The Biggest UK Brands Want to Keep a Firm Foothold in the US – Here’s Why

The United States is currently the world’s largest economy. It’s also the United Kingdom’s single biggest trading partner.

As such, many big-name UK companies – ranging from luxury brands like Savile Row Company to major British Bookmaker brands like William Hill – are working hard to capitalize on the US market as tariffs, Brexit and new gambling laws at home threaten to take a huge bite out of company profits.

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New UKGC laws and legalized sports betting in the US are driving UK bookies to America

The gambling industry, particularly sports betting, is big business in the UK. There are some 9,000 brick-and-mortar betting shops in the nation. Hands down, the UK is a sportsbook global industry leader. A list of the leading bookies currently operating in the UK include Bet365, Betway Sports, Ladbrokes, Coral, William Hill, Betfred, Betfair, Boyle Sports, 888Sports and the list goes on and on.

Always looking for new ways to grow revenue, UK bookies have watched the US sports market closely and were quick to move in as soon as the Supreme Court of the United States lifted the federal ban on sports betting.  888 Holdings, William Hill, and Ladbrokes-Coral owner GVC, have all been quick to grab American market share.

The FOBT crackdown 

What has accelerated the push for many bookmakers to break into the US sports betting market was this year’s stake size crackdown on fixed odds betting terminals (FOBTs).

As of April 1, 2019, the maximum stake size at FOBTs in the UK reduced to a maximum stake of £2 from the original and much higher maximum stake of £100. While the move was made as part of a greater effort to manage the growing problem gambling issue in the country, many bookies complained that cutting the max stake so drastically would have a significant negative impact on the industry, including shutting down shops and thousands of job losses.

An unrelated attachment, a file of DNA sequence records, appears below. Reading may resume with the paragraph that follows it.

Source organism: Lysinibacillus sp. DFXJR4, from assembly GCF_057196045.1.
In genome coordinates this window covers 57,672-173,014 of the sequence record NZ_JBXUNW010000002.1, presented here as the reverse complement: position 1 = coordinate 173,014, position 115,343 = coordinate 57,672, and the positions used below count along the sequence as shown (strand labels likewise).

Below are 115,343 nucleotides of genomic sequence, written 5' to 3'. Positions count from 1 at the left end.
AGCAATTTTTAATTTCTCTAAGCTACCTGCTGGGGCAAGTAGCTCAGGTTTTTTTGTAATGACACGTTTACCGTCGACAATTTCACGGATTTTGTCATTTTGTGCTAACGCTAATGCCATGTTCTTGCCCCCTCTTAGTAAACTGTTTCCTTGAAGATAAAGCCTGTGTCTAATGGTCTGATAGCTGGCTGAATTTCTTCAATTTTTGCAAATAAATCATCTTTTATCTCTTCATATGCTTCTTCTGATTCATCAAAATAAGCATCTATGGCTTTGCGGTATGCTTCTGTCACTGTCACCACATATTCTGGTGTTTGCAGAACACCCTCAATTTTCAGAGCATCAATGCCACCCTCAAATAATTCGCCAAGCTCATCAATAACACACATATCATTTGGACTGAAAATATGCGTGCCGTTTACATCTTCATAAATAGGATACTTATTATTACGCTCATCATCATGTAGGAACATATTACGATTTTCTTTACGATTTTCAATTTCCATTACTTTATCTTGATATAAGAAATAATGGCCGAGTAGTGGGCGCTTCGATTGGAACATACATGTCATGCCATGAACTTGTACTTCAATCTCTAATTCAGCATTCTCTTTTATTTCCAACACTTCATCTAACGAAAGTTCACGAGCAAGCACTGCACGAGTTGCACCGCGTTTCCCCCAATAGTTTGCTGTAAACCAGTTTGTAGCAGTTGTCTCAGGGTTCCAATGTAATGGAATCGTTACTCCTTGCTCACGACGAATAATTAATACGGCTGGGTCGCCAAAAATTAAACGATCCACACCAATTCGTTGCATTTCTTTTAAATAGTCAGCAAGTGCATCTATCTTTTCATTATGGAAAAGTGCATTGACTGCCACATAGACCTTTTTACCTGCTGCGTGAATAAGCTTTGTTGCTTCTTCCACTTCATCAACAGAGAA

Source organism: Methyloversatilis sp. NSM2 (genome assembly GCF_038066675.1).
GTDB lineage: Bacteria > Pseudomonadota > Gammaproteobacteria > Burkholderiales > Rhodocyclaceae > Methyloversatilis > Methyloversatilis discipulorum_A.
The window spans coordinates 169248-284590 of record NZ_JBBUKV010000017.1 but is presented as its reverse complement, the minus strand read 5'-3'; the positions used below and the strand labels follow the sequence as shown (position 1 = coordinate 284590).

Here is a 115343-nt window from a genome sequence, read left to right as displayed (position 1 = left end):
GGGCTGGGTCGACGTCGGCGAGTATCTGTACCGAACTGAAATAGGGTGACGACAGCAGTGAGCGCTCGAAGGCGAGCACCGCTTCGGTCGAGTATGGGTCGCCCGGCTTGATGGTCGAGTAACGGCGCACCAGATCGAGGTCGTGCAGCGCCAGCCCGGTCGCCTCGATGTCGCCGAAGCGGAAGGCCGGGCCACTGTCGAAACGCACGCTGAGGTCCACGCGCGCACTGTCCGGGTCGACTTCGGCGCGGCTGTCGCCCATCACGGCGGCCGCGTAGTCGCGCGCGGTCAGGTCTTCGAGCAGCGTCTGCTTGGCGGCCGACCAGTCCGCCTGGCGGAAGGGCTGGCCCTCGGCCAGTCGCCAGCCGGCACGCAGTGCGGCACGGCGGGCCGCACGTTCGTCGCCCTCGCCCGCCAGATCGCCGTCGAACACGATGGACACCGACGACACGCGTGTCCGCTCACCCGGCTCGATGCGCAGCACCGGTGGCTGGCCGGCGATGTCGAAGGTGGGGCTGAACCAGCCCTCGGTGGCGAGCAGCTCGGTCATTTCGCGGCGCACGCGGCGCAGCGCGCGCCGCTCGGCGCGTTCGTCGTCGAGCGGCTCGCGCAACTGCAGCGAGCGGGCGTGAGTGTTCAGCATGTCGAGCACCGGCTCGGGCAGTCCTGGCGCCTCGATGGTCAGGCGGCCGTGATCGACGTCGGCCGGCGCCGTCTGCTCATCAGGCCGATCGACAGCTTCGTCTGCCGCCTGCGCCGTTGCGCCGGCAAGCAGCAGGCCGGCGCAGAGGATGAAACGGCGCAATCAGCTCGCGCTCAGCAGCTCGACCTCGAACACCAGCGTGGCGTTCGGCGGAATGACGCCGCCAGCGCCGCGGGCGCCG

In fact, GVC said that the drastic reduction in minimum stake would force it to close about 1,000 shops, which would lead to 5,000 job losses. From April to July, the company’s UK retail business dropped 18% and reported a pre-tax loss of £18.9 million. It also shutdown an addition 41 shops in Britain.

Making deals with US gambling firms

The US offers UK betting firms a lot of advantages, including two major ones. The first of these is that the gambling laws in America are not as stringent as those in Britain’s, allowing the operators a little more freedom in how they conduct their business and obtain a license. The second is that the US loves sports.

So far, GVC has partnered up with MGM Resorts International, the well-known American hotel and casino operator. Back in September it rolled out its BetMGM app in New Jersey and has enjoyed a successful launch.

888 Holdings has had a legal presence in the United States since 2013 when it partnered with Avenue Capital Group to establish the first US online poker network. Later, in 2018, the company expanded its US online poker business by becoming the sole owner of the All American Poker Network. In a discussion earlier this year with, Yaniv Sherman, head of commercial development at 888 Holdings, said that the company now has plans to capitalize on Pennsylvania opening up to sports betting.